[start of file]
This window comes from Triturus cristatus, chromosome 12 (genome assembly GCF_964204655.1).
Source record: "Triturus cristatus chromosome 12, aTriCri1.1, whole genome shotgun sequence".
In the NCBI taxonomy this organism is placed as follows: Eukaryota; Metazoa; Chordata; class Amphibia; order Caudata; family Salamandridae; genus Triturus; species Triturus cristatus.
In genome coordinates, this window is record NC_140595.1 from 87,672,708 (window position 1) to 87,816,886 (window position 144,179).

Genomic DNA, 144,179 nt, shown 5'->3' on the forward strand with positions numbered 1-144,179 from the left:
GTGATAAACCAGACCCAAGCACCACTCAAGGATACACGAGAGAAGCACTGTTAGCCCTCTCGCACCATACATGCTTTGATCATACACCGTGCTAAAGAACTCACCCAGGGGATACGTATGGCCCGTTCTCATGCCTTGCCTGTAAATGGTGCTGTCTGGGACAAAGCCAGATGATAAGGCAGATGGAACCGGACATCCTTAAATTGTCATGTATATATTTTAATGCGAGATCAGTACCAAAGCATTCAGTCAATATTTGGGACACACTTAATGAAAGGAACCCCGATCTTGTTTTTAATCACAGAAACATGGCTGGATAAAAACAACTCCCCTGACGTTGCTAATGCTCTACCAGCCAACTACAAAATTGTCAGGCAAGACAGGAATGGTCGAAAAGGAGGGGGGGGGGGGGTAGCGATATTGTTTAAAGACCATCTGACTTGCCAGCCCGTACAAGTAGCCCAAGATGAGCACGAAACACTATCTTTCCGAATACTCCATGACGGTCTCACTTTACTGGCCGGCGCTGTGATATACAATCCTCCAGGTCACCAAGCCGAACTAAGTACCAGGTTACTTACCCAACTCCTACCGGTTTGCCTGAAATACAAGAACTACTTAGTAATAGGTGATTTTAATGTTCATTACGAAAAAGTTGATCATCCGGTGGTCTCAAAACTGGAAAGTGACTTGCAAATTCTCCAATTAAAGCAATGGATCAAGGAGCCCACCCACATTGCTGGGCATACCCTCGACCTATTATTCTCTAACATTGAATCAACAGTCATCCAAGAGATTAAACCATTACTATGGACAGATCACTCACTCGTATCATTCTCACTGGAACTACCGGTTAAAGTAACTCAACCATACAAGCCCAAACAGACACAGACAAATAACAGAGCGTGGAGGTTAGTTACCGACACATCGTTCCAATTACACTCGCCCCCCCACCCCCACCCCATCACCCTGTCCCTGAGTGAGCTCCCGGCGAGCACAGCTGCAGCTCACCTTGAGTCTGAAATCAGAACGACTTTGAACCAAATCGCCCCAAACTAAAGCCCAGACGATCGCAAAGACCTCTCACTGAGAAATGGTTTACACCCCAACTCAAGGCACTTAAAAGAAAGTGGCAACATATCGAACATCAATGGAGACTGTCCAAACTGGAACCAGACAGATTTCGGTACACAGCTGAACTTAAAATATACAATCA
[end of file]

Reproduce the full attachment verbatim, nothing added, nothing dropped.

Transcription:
This window comes from Triturus cristatus, chromosome 12 (genome assembly GCF_964204655.1).
Source record: "Triturus cristatus chromosome 12, aTriCri1.1, whole genome shotgun sequence".
In the NCBI taxonomy this organism is placed as follows: Eukaryota; Metazoa; Chordata; class Amphibia; order Caudata; family Salamandridae; genus Triturus; species Triturus cristatus.
In genome coordinates, this window is record NC_140595.1 from 87,672,708 (window position 1) to 87,816,886 (window position 144,179).

Genomic DNA, 144,179 nt, shown 5'->3' on the forward strand with positions numbered 1-144,179 from the left:
GTGATAAACCAGACCCAAGCACCACTCAAGGATACACGAGAGAAGCACTGTTAGCCCTCTCGCACCATACATGCTTTGATCATACACCGTGCTAAAGAACTCACCCAGGGGATACGTATGGCCCGTTCTCATGCCTTGCCTGTAAATGGTGCTGTCTGGGACAAAGCCAGATGATAAGGCAGATGGAACCGGACATCCTTAAATTGTCATGTATATATTTTAATGCGAGATCAGTACCAAAGCATTCAGTCAATATTTGGGACACACTTAATGAAAGGAACCCCGATCTTGTTTTTAATCACAGAAACATGGCTGGATAAAAACAACTCCCCTGACGTTGCTAATGCTCTACCAGCCAACTACAAAATTGTCAGGCAAGACAGGAATGGTCGAAAAGGAGGGGGGGGGGGGGTAGCGATATTGTTTAAAGACCATCTGACTTGCCAGCCCGTACAAGTAGCCCAAGATGAGCACGAAACACTATCTTTCCGAATACTCCATGACGGTCTCACTTTACTGGCCGGCGCTGTGATATACAATCCTCCAGGTCACCAAGCCGAACTAAGTACCAGGTTACTTACCCAACTCCTACCGGTTTGCCTGAAATACAAGAACTACTTAGTAATAGGTGATTTTAATGTTCATTACGAAAAAGTTGATCATCCGGTGGTCTCAAAACTGGAAAGTGACTTGCAAATTCTCCAATTAAAGCAATGGATCAAGGAGCCCACCCACATTGCTGGGCATACCCTCGACCTATTATTCTCTAACATTGAATCAACAGTCATCCAAGAGATTAAACCATTACTATGGACAGATCACTCACTCGTATCATTCTCACTGGAACTACCGGTTAAAGTAACTCAACCATACAAGCCCAAACAGACACAGACAAATAACAGAGCGTGGAGGTTAGTTACCGACACATCGTTCCAATTACACTCGCCCCCCCACCCCCACCCCATCACCCTGTCCCTGAGTGAGCTCCCGGCGAGCACAGCTGCAGCTCACCTTGAGTCTGAAATCAGAACGACTTTGAACCAAATCGCCCCAAACTAAAGCCCAGACGATCGCAAAGACCTCTCACTGAGAAATGGTTTACACCCCAACTCAAGGCACTTAAAAGAAAGTGGCAACATATCGAACATCAATGGAGACTGTCCAAACTGGAACCAGACAGATTTCGGTACACAGCTGAACTTAAAATATACAATCA